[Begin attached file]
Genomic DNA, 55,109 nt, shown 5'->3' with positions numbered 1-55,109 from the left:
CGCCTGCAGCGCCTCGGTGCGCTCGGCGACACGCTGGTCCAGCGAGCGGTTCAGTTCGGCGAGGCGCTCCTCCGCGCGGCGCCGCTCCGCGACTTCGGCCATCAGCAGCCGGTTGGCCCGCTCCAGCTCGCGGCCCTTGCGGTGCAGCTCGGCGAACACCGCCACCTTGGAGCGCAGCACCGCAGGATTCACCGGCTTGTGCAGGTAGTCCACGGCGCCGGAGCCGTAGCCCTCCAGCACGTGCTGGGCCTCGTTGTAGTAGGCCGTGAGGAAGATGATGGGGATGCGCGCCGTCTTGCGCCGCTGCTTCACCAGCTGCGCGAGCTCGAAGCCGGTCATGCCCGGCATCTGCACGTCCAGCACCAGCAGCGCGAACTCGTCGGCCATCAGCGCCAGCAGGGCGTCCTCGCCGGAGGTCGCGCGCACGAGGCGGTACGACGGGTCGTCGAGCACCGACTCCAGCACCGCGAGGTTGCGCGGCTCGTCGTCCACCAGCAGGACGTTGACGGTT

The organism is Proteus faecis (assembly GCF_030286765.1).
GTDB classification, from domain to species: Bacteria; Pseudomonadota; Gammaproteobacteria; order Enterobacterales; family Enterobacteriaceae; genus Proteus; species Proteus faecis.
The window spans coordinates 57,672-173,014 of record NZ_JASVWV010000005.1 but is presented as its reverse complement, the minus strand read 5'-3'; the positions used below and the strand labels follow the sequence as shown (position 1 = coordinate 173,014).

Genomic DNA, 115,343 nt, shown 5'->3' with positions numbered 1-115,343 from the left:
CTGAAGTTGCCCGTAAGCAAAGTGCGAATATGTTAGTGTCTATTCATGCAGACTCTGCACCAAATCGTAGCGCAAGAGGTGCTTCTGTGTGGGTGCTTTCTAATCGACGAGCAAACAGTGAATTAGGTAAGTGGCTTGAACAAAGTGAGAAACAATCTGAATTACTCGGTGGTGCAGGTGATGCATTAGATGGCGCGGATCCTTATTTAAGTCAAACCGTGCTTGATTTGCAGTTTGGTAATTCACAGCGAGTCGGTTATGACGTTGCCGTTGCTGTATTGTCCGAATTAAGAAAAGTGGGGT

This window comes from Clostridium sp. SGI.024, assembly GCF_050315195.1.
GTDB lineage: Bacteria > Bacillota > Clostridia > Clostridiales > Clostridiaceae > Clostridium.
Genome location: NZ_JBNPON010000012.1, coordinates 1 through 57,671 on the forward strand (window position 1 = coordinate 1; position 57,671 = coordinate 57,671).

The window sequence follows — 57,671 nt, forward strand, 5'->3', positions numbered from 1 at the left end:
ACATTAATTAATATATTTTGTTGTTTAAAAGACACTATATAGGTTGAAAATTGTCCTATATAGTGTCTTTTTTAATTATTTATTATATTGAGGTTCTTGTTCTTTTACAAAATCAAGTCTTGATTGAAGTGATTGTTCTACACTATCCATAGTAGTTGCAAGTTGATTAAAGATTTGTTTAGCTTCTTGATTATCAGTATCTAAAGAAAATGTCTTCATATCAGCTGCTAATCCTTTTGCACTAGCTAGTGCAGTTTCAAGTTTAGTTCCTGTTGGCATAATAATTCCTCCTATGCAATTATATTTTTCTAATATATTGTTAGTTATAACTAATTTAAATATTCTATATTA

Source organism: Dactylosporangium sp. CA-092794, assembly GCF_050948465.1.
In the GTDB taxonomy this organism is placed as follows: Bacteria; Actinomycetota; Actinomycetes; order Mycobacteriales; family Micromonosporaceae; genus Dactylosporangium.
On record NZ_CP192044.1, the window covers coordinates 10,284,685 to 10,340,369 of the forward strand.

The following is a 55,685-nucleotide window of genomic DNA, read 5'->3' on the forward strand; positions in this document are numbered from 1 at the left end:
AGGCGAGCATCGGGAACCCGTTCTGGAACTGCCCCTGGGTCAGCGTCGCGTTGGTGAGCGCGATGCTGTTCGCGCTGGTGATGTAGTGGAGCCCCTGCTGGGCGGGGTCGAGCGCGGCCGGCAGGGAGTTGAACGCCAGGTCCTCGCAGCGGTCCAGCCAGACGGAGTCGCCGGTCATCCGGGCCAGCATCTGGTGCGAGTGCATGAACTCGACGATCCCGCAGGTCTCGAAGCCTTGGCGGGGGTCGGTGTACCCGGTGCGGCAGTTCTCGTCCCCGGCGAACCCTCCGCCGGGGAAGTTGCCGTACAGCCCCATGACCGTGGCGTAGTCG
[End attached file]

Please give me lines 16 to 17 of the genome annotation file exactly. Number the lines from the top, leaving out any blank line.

The following is a 55,685-nucleotide window of genomic DNA, read 5'->3' on the forward strand; positions in this document are numbered from 1 at the left end:
AGGCGAGCATCGGGAACCCGTTCTGGAACTGCCCCTGGGTCAGCGTCGCGTTGGTGAGCGCGATGCTGTTCGCGCTGGTGATGTAGTGGAGCCCCTGCTGGGCGGGGTCGAGCGCGGCCGGCAGGGAGTTGAACGCCAGGTCCTCGCAGCGGTCCAGCCAGACGGAGTCGCCGGTCATCCGGGCCAGCATCTGGTGCGAGTGCATGAACTCGACGATCCCGCAGGTCTCGAAGCCTTGGCGGGGGTCGGTGTACCCGGTGCGGCAGTTCTCGTCCCCGGCGAACCCTCCGCCGGGGAAGTTGCCGTACAGCCCCATGACCGTGGCGTAGTCG